Obesity and poor fitness decrease life expectancy. Overweight people are more likely to have serious illnesses such as diabetes and heart disease, which can result in premature death (Wilson, 2014). It is well known that regular exercise can reduce the risk of heart disease and stroke, which means that those with poor fitness levels are at an increased risk of suffering from those problems.

Changes by individuals to their diet and their physical activity can increase life expectancy. There is a reliance today on the consumption of processed foods, which have a high fat and sugar content. According to Peterson (2013), preparing their own foods, and consuming more fruit and vegetables, people could ensure that their diets are healthier and more balanced, which could lead to a reduction in obesity levels. However, organising such a change in diet and a reduction of food would need to be controlled by a dietician expert, which would incur further costs. In order to improve fitness levels, people could choose to walk or cycle to work or to the shops rather than taking the car. They could also choose to walk up stairs instead of taking the lift. These simple changes could lead to a significant improvement in fitness levels.

Governments could also implement initiatives to improve their citizens' eating and exercise habits. Jones (2011) argues that this could be done through education, for example by adding classes to the curriculum about healthy diet and lifestyles. Education would be implemented in high school and would have a preventative effect on the younger generations rather than a cure for the obese older generation. Governments could also do more to encourage their citizens to walk or cycle instead of taking the car, for instance by building more cycle lanes or increasing vehicle taxes. While some might argue that increased taxes are a negative way to solve the problem, Wilson (2014) highlights that it is no different from the high taxes imposed on cigarettes to reduce cigarette consumption.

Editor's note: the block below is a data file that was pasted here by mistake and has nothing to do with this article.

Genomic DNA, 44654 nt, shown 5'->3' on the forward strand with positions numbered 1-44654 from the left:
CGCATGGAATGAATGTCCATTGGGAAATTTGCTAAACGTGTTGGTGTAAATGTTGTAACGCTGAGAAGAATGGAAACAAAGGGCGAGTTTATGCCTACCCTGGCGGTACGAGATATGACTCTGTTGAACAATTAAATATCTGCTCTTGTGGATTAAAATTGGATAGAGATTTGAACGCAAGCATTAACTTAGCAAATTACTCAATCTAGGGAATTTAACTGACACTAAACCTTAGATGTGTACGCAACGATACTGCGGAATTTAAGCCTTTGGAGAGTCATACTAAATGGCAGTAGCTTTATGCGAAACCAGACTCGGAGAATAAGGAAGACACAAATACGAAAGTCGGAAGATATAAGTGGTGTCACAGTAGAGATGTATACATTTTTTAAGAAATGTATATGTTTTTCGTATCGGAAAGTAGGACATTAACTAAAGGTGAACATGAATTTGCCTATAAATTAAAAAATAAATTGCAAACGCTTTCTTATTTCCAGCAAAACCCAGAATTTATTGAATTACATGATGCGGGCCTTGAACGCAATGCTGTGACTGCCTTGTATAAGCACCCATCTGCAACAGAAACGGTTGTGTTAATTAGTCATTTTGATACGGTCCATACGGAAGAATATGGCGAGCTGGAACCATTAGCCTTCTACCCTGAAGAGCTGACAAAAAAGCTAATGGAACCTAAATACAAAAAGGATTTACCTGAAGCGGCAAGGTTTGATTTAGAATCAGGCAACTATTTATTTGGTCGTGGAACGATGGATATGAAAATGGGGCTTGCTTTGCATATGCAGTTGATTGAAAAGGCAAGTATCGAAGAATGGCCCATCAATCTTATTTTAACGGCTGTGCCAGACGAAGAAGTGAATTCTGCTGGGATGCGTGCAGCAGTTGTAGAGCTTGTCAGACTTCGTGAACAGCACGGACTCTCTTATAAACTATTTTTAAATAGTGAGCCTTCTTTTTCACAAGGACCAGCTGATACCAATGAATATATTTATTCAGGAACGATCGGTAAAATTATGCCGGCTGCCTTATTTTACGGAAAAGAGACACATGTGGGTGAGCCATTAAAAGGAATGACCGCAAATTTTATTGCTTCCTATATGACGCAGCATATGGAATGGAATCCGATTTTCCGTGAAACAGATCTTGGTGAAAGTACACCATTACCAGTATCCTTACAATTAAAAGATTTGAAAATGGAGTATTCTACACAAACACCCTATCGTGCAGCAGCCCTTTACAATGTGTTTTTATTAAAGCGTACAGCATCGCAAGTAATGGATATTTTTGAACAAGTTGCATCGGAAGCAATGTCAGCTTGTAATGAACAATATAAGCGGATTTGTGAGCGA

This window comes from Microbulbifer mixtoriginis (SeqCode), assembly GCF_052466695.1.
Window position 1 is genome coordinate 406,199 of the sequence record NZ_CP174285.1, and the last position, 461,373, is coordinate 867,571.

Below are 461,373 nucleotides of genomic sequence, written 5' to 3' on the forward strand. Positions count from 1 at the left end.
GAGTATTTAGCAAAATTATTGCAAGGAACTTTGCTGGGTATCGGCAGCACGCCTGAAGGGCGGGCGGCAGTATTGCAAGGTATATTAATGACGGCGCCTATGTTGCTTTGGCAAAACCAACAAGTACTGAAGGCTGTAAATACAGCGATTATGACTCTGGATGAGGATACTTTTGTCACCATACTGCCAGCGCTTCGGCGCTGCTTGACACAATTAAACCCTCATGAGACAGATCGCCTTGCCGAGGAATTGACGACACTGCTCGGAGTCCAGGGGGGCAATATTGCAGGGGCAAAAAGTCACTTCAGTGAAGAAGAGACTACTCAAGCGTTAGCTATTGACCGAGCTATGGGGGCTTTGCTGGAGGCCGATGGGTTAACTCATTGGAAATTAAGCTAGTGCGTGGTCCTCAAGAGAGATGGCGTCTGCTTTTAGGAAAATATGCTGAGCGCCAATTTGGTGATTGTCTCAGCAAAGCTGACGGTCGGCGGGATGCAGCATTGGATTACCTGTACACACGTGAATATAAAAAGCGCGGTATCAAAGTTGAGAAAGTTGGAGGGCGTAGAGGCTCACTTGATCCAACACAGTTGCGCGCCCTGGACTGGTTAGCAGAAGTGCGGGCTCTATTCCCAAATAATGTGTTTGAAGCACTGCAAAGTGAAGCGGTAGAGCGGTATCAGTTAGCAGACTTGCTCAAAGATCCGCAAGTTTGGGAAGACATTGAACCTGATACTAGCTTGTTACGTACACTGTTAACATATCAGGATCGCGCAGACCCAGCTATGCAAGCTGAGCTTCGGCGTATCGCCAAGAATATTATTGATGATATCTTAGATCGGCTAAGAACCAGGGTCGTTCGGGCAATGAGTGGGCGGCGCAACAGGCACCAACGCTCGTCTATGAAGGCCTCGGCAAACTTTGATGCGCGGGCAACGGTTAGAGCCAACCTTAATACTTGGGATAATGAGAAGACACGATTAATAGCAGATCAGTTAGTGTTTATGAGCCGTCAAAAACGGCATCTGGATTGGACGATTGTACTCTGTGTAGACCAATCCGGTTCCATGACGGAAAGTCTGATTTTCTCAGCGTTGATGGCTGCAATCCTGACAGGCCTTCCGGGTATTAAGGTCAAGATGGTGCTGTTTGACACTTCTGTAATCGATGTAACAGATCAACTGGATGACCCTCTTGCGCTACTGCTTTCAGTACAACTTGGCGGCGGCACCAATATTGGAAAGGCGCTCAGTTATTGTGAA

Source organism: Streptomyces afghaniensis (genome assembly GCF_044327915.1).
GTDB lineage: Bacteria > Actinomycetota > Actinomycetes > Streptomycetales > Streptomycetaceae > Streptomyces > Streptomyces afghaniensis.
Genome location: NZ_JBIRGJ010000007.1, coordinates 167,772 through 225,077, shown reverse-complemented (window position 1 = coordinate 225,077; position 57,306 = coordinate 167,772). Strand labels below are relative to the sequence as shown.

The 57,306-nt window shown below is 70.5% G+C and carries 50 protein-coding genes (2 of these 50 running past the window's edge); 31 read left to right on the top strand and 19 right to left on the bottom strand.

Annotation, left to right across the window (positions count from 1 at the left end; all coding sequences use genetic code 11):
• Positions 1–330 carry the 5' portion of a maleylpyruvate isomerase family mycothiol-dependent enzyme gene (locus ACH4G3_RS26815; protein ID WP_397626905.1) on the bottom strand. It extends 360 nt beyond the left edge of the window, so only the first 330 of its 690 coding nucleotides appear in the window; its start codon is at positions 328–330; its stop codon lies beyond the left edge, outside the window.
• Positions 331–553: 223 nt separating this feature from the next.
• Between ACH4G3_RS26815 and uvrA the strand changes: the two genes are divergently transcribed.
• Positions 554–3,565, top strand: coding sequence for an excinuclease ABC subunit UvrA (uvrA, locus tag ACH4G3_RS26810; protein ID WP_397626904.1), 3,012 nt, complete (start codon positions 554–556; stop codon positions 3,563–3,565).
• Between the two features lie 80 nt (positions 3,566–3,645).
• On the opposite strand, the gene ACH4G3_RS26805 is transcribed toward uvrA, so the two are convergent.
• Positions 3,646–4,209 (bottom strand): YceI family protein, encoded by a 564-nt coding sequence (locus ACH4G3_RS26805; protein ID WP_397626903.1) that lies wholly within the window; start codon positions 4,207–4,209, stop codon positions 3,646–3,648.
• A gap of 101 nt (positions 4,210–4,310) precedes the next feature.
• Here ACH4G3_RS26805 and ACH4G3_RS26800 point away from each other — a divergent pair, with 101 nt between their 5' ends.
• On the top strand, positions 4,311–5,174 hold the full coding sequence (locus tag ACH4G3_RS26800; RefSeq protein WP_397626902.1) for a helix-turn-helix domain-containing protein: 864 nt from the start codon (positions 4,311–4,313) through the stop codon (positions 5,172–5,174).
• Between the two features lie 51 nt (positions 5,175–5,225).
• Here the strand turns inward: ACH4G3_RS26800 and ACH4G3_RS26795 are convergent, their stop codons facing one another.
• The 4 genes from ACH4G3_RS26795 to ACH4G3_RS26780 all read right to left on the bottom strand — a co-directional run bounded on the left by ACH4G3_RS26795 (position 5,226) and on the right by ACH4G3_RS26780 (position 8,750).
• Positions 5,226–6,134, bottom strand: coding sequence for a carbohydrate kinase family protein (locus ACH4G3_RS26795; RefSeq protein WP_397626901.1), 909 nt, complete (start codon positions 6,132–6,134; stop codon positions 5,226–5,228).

In short, obesity and poor fitness are a significant problem in modern life, leading to lower life expectancy. Individuals and governments can work together to tackle this problem and so improve diet and fitness. Of the solutions suggested, those made by individuals themselves are likely to have more impact, though it is clear that a concerted effort with the government is essential for success. With obesity levels in industrialized and industrializing countries continuing to rise, it is essential that we take action now to deal with this problem.

 

References

  • Jones, J. (2011) Educate for obesity. The Educationalist Journal 8 (4). pp34-56
  • Peterson, R,J. (2013) Healthier eating creates a healthier world. The New Scientist.76 (6).
  • Wilson, C. (2014) Diseases Connected to Obesity. Medical Journal. 55 (5). Pp23-56
  • World Health Organisation (WHO) (2015) Obesity the epidemic.  [online] Available at: http://www.WHO.uk/obesity guideline [Accessed 10 October 2015 ].

 

 Situation / Problem / Solution / Evaluation Outline

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SPSE Essay Titles

Look at these topics and think of 2 problems / 2 solutions to these problems and evaluate whether the solution will be effective. Write 250 words and use sources where possible. Send the essay to us to check

  1. Plagiarism at university
  2. Artificial intelligence
  3. Global Migration
  4. Climate Change
  5. Terrorism
  6. Unemployment
  7. Cyber crime
  8. Depression
  9. Food security
  10. Discrimination
  11. Gender inequality
  12. Off-shore banking
  13. Debt
  14. Superstar Companies
  15. Brexit